Our cities, buildings and objects are getting ‘smarter’ and embedded with an increasing amount of electronic devices. Yet, new devices make old ones obsolete, and carry ever more batteries, rare metals, and other hazardous materials themselves. What happens to this digital refuse at the end of its life? What happens when we give it away, dispose of it properly, or just leave it on the curb? Does it get reused, or does it end up in a global e-waste dump?

We turned used laptops and other electronic devices into independent reporters that document their ‘second life’, sending us images and GPS coordinates from remote places. The information they report back offers first-hand perspectives - glimpses into e-waste recycling villages, local thrift stores, public schools and libraries - that prompt a reflection on our society’s relationship with our electronic devices.

We focused on two common scenarios that apply to obsolete electronics: e-waste disposal in urban centers, and the reuse of functioning devices in developing countries. By collecting information form these devices we set out to investigate one of today’s key unknown stories – that of global e-waste.

The project is currently exhibited in the Museum of Modern Art (MoMA), Talk to Me: Design and the Communication between People and Objects.

Starting in Spring 2011, we started working with electronics recyclers and educational non-profit organizations who donate outdated computers to developing countries. We equipped forty refurbished netbook computers with tracking software adapted from the open-source Prey project. Every twenty minutes, these laptops send us their location (determined using Google’s geolocation API) and a picture from their built-in camera.

The volunteers and recipients of these machines were fully informed about what these computers do and the goals of the project. In addition, we attached stickers to each laptop explaining the project in the local language.

Volunteers used the laptops for work and study in their classrooms and libraries, from their homes and on the road — sharing glimpses of everyday life in their cities.

One reason why obsolete electronics are transported over large distances is the sparse geographical distribution of dedicated recycling facilities. For example, only thirteen facilities in the world are certified to smelt and recycle the cathode ray tubes of old television sets - and all are in Asia. For these components, environmentally sound recycling is critical, since the glass of these TVs and monitors can contain up to 20% lead by weight.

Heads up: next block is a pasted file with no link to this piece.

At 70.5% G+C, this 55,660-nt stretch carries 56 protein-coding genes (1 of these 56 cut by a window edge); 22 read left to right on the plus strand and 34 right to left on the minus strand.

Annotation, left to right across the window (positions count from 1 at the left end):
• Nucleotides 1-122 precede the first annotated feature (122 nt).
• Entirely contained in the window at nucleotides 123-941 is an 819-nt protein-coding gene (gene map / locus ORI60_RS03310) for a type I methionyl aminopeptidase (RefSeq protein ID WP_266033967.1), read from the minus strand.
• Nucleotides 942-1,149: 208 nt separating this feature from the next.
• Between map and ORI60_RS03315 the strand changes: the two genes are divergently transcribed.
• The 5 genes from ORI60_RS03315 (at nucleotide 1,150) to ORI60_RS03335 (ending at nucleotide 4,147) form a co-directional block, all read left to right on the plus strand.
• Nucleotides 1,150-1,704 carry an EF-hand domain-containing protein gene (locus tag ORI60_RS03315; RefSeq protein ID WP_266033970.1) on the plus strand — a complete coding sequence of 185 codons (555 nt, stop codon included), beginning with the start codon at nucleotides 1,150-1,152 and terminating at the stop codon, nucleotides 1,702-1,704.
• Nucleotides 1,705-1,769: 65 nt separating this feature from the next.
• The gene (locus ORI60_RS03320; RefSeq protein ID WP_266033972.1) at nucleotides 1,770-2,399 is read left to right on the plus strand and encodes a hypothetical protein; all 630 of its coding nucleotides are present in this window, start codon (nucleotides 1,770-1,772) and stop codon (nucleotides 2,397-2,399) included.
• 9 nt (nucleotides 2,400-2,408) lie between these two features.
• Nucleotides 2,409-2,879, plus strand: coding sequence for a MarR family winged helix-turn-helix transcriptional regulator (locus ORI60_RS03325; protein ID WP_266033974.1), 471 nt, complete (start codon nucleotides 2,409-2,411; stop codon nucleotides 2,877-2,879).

In this project we tracked the movement of electronic and hazardous waste items coming from households in Seattle, using small battery-powered GPS trackers. The objects included cell-phones, laptops, batteries and spent printer cartridges. The location reports sent to us by the trackers offered unique insights into the e-waste removal chain, revealing the routes these devices travel and the facilities that receive them.

More information on this technology is available here: Trash | Track

The material on this web site can be used freely in any publication provided that
1. it is duly credited as a project by the MIT Senseable City Lab
2. a PDF copy of the publication is sent to senseable-backtalk@mit.edu

July 20, 2011 – Download high resolution video (MOV, 167M)

July 17, 2011 – MoMA exhibit opening press release (PDF, 60K)

Netbook self-reporting from a private house in Jakarta, Indonesia (with user consent)
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Netbook self-reporting from a university lab in Nairobi, Kenya (with user consent)
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Location of netbooks and photos on the globe, as shown in the visualization exhibited at MoMA
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Recorded trajectories of cell phones, batteries and printer cartridges, discarded in Seattle, WA.
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